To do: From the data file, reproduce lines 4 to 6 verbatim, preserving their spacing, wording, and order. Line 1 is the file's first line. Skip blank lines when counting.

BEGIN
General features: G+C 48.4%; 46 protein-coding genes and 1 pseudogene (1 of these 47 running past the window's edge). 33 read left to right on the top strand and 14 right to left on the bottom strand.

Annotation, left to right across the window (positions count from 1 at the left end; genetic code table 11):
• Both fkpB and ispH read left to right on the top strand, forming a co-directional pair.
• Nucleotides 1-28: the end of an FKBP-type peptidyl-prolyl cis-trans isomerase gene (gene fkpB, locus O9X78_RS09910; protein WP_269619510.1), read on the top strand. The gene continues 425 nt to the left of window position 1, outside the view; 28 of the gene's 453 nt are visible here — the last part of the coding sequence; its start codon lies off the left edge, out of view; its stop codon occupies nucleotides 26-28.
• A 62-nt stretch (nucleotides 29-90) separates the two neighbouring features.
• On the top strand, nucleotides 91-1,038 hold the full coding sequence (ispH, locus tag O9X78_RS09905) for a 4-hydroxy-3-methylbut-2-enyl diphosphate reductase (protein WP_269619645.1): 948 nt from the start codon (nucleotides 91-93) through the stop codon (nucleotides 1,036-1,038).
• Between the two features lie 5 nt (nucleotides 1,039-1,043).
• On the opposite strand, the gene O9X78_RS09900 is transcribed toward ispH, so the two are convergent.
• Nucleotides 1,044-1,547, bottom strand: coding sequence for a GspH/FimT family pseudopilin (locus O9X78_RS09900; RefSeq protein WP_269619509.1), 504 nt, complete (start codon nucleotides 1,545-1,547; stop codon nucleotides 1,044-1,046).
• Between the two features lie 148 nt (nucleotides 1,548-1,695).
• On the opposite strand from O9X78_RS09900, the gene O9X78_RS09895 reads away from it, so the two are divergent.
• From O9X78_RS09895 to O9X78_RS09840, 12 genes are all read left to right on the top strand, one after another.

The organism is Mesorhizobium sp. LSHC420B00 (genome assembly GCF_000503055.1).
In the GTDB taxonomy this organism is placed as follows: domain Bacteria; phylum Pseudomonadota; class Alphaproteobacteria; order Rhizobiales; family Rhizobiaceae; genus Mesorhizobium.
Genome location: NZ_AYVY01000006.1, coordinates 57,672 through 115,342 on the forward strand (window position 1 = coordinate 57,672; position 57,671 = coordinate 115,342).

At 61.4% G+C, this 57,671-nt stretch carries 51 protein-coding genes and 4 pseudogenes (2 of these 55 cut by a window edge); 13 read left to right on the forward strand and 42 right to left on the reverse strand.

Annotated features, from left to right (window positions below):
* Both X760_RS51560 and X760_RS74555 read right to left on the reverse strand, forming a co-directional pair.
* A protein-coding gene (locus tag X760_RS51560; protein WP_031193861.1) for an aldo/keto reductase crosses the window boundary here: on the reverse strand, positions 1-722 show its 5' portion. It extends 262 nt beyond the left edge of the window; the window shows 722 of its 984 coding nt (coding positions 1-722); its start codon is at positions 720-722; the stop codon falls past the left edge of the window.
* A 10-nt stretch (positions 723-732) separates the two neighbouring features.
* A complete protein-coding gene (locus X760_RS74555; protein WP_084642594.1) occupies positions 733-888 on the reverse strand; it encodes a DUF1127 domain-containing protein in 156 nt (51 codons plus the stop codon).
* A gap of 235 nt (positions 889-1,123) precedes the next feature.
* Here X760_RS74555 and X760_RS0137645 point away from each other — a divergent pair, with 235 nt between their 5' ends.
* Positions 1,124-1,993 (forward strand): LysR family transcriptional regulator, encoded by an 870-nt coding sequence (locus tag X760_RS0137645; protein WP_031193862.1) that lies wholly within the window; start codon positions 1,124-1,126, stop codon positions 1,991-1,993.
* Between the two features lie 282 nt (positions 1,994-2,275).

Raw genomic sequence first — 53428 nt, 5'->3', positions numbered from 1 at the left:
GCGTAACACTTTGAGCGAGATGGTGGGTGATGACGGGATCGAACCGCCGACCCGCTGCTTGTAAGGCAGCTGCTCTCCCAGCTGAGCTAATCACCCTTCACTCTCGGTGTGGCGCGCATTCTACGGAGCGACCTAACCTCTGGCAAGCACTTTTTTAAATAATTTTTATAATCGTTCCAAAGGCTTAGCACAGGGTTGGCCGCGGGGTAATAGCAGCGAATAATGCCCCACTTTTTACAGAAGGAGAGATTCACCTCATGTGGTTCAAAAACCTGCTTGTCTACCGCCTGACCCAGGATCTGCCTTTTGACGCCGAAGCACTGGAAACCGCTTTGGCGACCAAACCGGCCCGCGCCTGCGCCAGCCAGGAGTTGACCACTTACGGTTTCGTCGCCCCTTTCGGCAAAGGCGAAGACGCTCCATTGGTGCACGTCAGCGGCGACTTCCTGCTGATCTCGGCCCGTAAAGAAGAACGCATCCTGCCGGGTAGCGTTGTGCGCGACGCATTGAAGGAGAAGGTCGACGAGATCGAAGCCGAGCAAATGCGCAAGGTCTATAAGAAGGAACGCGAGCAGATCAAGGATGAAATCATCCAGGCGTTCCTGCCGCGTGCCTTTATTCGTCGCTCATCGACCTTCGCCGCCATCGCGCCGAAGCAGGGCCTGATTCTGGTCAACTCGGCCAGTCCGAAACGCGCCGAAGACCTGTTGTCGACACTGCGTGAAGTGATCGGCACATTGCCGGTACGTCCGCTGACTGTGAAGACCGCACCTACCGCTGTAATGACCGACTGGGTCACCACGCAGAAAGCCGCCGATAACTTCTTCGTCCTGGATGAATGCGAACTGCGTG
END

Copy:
• Nucleotides 1-28: the end of an FKBP-type peptidyl-prolyl cis-trans isomerase gene (gene fkpB, locus O9X78_RS09910; protein WP_269619510.1), read on the top strand. The gene continues 425 nt to the left of window position 1, outside the view; 28 of the gene's 453 nt are visible here — the last part of the coding sequence; its start codon lies off the left edge, out of view; its stop codon occupies nucleotides 26-28.
• A 62-nt stretch (nucleotides 29-90) separates the two neighbouring features.
• On the top strand, nucleotides 91-1,038 hold the full coding sequence (ispH, locus tag O9X78_RS09905) for a 4-hydroxy-3-methylbut-2-enyl diphosphate reductase (protein WP_269619645.1): 948 nt from the start codon (nucleotides 91-93) through the stop codon (nucleotides 1,036-1,038).